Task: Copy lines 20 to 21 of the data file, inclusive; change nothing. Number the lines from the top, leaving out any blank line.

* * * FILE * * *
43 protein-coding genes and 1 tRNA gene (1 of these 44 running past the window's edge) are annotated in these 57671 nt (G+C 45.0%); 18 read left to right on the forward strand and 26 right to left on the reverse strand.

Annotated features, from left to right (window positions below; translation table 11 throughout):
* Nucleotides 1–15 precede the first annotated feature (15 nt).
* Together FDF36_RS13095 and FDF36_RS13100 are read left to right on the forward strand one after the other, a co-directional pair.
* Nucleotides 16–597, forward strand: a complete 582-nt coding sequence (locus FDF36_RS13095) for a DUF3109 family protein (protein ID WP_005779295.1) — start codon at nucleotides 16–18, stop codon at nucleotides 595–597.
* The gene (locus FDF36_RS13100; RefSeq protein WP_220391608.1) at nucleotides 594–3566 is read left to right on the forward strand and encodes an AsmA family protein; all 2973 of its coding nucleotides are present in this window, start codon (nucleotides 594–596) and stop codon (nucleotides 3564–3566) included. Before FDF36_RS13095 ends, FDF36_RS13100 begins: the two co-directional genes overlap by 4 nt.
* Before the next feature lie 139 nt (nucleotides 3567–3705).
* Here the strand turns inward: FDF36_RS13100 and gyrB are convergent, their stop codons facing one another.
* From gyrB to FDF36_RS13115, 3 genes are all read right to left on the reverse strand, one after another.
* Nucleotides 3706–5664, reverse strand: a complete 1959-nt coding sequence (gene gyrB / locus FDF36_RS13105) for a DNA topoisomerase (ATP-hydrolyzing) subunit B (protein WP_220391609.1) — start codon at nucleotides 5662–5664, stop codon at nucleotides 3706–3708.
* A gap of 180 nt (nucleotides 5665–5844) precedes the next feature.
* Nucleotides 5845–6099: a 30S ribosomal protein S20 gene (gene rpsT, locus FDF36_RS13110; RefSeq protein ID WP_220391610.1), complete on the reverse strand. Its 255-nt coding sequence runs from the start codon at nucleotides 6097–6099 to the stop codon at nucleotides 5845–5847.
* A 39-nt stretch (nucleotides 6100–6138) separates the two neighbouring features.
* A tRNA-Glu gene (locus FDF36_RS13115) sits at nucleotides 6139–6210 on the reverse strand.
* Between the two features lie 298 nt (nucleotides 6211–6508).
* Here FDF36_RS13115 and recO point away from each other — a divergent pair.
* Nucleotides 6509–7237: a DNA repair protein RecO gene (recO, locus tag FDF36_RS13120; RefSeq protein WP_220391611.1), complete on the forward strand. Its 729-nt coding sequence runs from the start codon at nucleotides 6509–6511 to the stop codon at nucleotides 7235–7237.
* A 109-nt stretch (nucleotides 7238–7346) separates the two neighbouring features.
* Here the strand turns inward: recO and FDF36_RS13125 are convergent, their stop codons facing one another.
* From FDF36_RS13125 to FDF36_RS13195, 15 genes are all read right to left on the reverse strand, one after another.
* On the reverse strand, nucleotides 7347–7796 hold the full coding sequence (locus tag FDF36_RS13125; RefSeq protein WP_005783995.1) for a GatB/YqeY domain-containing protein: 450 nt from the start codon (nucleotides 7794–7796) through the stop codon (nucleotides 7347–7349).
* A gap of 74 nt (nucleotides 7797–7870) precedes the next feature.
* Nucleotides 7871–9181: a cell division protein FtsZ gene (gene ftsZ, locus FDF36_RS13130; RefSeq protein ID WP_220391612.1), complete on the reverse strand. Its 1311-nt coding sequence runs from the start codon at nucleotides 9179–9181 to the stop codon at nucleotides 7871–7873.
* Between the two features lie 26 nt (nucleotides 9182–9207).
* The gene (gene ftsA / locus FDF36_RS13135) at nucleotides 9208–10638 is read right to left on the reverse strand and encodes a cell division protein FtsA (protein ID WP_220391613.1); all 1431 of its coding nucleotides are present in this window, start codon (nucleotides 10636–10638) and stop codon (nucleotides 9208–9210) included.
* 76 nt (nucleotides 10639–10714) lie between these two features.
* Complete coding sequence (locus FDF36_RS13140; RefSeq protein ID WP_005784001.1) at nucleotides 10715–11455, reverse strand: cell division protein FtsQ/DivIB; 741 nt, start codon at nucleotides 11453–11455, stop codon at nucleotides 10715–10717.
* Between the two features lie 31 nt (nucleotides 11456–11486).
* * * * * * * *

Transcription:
* From FDF36_RS13125 to FDF36_RS13195, 15 genes are all read right to left on the reverse strand, one after another.
* On the reverse strand, nucleotides 7347–7796 hold the full coding sequence (locus tag FDF36_RS13125; RefSeq protein WP_005783995.1) for a GatB/YqeY domain-containing protein: 450 nt from the start codon (nucleotides 7794–7796) through the stop codon (nucleotides 7347–7349).